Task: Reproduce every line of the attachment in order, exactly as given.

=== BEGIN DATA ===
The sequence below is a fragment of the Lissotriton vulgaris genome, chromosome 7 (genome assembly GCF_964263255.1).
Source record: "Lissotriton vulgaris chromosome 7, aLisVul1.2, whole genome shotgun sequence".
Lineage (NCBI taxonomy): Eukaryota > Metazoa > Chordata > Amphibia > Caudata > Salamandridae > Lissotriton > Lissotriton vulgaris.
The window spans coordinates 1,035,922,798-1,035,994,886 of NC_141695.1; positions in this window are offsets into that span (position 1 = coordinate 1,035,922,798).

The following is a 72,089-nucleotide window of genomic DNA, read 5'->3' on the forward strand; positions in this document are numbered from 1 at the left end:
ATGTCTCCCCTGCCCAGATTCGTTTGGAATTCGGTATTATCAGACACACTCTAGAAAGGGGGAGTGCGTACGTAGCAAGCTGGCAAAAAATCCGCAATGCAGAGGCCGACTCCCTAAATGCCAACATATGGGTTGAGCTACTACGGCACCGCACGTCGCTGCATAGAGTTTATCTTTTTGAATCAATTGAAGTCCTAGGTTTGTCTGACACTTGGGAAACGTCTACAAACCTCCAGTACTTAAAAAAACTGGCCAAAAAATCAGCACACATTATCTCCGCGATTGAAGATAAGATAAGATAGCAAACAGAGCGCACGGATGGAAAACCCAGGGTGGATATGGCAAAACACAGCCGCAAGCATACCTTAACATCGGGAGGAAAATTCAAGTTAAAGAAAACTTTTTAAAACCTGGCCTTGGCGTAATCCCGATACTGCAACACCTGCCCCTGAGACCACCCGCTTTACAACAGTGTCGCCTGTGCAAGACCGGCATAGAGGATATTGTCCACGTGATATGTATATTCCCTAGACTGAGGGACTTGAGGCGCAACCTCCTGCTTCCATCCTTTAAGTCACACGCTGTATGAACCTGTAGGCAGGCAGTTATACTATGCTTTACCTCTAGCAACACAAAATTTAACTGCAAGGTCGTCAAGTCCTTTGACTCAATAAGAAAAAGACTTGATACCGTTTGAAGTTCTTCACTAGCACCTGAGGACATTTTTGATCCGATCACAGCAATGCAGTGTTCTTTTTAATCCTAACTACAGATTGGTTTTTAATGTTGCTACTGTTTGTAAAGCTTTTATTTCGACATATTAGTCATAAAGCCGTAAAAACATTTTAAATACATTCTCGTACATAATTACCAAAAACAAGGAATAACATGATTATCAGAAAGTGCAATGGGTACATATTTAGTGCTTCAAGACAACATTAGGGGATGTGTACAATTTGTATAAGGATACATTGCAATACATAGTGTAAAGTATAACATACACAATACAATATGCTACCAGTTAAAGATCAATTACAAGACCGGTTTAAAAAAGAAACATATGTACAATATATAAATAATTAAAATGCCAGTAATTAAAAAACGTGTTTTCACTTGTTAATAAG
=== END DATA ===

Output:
The sequence below is a fragment of the Lissotriton vulgaris genome, chromosome 7 (genome assembly GCF_964263255.1).
Source record: "Lissotriton vulgaris chromosome 7, aLisVul1.2, whole genome shotgun sequence".
Lineage (NCBI taxonomy): Eukaryota > Metazoa > Chordata > Amphibia > Caudata > Salamandridae > Lissotriton > Lissotriton vulgaris.
The window spans coordinates 1,035,922,798-1,035,994,886 of NC_141695.1; positions in this window are offsets into that span (position 1 = coordinate 1,035,922,798).

The following is a 72,089-nucleotide window of genomic DNA, read 5'->3' on the forward strand; positions in this document are numbered from 1 at the left end:
ATGTCTCCCCTGCCCAGATTCGTTTGGAATTCGGTATTATCAGACACACTCTAGAAAGGGGGAGTGCGTACGTAGCAAGCTGGCAAAAAATCCGCAATGCAGAGGCCGACTCCCTAAATGCCAACATATGGGTTGAGCTACTACGGCACCGCACGTCGCTGCATAGAGTTTATCTTTTTGAATCAATTGAAGTCCTAGGTTTGTCTGACACTTGGGAAACGTCTACAAACCTCCAGTACTTAAAAAAACTGGCCAAAAAATCAGCACACATTATCTCCGCGATTGAAGATAAGATAAGATAGCAAACAGAGCGCACGGATGGAAAACCCAGGGTGGATATGGCAAAACACAGCCGCAAGCATACCTTAACATCGGGAGGAAAATTCAAGTTAAAGAAAACTTTTTAAAACCTGGCCTTGGCGTAATCCCGATACTGCAACACCTGCCCCTGAGACCACCCGCTTTACAACAGTGTCGCCTGTGCAAGACCGGCATAGAGGATATTGTCCACGTGATATGTATATTCCCTAGACTGAGGGACTTGAGGCGCAACCTCCTGCTTCCATCCTTTAAGTCACACGCTGTATGAACCTGTAGGCAGGCAGTTATACTATGCTTTACCTCTAGCAACACAAAATTTAACTGCAAGGTCGTCAAGTCCTTTGACTCAATAAGAAAAAGACTTGATACCGTTTGAAGTTCTTCACTAGCACCTGAGGACATTTTTGATCCGATCACAGCAATGCAGTGTTCTTTTTAATCCTAACTACAGATTGGTTTTTAATGTTGCTACTGTTTGTAAAGCTTTTATTTCGACATATTAGTCATAAAGCCGTAAAAACATTTTAAATACATTCTCGTACATAATTACCAAAAACAAGGAATAACATGATTATCAGAAAGTGCAATGGGTACATATTTAGTGCTTCAAGACAACATTAGGGGATGTGTACAATTTGTATAAGGATACATTGCAATACATAGTGTAAAGTATAACATACACAATACAATATGCTACCAGTTAAAGATCAATTACAAGACCGGTTTAAAAAAGAAACATATGTACAATATATAAATAATTAAAATGCCAGTAATTAAAAAACGTGTTTTCACTTGTTAATAAG